Upon this principle, the books abound with cases in which those who are entitled to avoid a sale, or to adopt and ratify it, or to claim under or in opposition to a conveyance, by accepting the proceeds of the sale, or the benefits of the conveyance, preclude themselves from avoiding it. Goodman v. Winter, 64 Ala. 434, 38 Am. Rep. 13.

2. The rule is, that where one, without title or authority from the real owner, assumes to sell and convey the land in fee, and the true owner, knowing the facts, consents to and does accept the proceeds of the sale in full

[42 Nev. 164, Page 170]

satisfaction of his interest, this ought in equity to operate as a confirmation of the unauthorized sale, and preclude the real owner from asserting his legal title. The sale in the case supposed is treated as his act, or at least it operates in connection with the receipt of the purchase money as an agreement on his part to sell to the purchaser and as a payment by the latter to the true owner of the consideration. Thompson v. Simpson, supra.

The acts relied upon in this case as constituting ratification of the unauthorized acts of respondents' grantor are that the respondents, with full knowledge of all the material facts, accepted from him one-half of the purchase price of the property in controversy. To rebut the presumption and inference deducible from their act, the witness Moore, one of the respondents, testified that their intent and motive for accepting from their grantor a sum equivalent to one-half of the proceeds obtained by him from his unauthorized conveyance of the property was not to ratify or affirm the conveyance, but was demanded as and for an additional compensation for legal services to be performed as attorneys in behalf of their grantor in an action then pending between him and his grantee Schick, involving the former's title to other mining ground, and to support his statement the witness gave in detail an account of the transaction whereby respondents received from their grantor a sum equal to one-half of the proceeds of the sale of the property. From the testimony of this witness, and facts and circumstances connected with it, the trial court found, quoting from its decision, that:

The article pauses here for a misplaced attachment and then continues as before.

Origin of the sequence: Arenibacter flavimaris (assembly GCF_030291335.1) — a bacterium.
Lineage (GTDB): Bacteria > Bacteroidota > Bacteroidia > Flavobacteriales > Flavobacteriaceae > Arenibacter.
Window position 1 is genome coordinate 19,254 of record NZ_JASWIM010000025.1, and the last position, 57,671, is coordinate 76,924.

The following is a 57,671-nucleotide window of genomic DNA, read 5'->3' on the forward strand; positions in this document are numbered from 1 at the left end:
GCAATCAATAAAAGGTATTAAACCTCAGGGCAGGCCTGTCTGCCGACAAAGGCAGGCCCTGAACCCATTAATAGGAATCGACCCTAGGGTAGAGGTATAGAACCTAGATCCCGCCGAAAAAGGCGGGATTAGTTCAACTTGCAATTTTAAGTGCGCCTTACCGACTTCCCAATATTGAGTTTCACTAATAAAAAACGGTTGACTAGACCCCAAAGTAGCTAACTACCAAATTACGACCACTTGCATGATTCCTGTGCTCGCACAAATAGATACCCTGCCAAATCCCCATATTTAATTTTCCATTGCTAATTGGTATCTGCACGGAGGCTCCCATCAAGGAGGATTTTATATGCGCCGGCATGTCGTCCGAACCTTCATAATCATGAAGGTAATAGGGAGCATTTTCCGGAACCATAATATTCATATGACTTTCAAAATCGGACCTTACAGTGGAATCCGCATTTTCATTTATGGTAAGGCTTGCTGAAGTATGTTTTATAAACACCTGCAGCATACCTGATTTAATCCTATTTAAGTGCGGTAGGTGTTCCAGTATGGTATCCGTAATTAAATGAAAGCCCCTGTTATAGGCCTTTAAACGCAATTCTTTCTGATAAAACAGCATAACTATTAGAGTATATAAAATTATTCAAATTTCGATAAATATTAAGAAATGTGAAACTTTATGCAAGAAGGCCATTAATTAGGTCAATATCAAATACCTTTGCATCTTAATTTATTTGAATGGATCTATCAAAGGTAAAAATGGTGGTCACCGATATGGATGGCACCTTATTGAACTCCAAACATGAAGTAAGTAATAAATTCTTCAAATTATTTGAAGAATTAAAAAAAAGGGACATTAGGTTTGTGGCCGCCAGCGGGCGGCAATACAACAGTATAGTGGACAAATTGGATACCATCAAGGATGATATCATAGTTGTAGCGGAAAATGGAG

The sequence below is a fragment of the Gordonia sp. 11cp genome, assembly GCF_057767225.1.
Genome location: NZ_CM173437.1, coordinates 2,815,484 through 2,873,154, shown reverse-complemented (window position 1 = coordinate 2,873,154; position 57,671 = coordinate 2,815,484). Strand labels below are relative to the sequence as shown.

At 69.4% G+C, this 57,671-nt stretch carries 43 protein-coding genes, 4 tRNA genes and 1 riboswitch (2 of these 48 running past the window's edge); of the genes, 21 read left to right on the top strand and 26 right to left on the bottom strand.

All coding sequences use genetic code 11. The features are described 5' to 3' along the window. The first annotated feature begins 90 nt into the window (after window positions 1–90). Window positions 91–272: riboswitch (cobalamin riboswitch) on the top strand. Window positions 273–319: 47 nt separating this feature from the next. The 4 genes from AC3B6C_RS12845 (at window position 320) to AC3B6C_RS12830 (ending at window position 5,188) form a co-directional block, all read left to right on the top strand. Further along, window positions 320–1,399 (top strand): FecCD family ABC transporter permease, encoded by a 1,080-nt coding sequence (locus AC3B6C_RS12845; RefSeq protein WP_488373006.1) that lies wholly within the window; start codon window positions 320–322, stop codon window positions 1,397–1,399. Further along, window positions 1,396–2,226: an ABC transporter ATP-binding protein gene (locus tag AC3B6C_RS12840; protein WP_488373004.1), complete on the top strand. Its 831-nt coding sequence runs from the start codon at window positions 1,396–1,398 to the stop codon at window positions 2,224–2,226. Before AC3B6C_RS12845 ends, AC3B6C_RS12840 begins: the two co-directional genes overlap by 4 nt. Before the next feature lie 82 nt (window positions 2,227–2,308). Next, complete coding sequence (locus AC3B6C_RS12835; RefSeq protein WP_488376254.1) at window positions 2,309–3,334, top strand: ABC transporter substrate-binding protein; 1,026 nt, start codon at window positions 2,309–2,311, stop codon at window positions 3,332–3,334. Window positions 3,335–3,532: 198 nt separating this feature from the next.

“Moore's testimony in this regard is satisfactory, and from it the court concludes that plaintiffs' conduct in reference to the transaction did not amount to a ratification of Olson's acts in accepting $5,000 from Schick for his interest in the Weaver claims, and therefore does not constitute an estoppel.”

The duty devolves upon us, at the expense of prolixity, to review the evidence upon which this finding is based, and determine if the evidence is such as to prevent the

[42 Nev. 164, Page 171]

respondents from asserting in equity their legal title against the appellant company.

One Olson, respondents' grantor, and one Schick, the appellant, were the owners of the Weaver group and other mining ground, situate in the Rochester mining district. Olson, on the 28th day of October, 1912, conveyed to Schick his undivided one-half interest in the Weaver group. The deed was placed in the First National Bank of Lovelock, with instructions to the bank, signed by both parties, to deliver the deed to Schick on the payment by Schick into the bank, to the credit of Olson, the consideration expressed in the deed, to wit, $5,000, according to the payments named in the instruction to the bank. Shortly after this transaction, Olson apparently became dissatisfied with the relationship existing between him and Schick, and on the 10th day of December, 1912, consulted his attorney, the respondent Young, concerning his legal rights in the premises. The witness Moore, upon solicitation of Young, participated in the conference, and as a result the following agreement or memorandum was signed by Olson: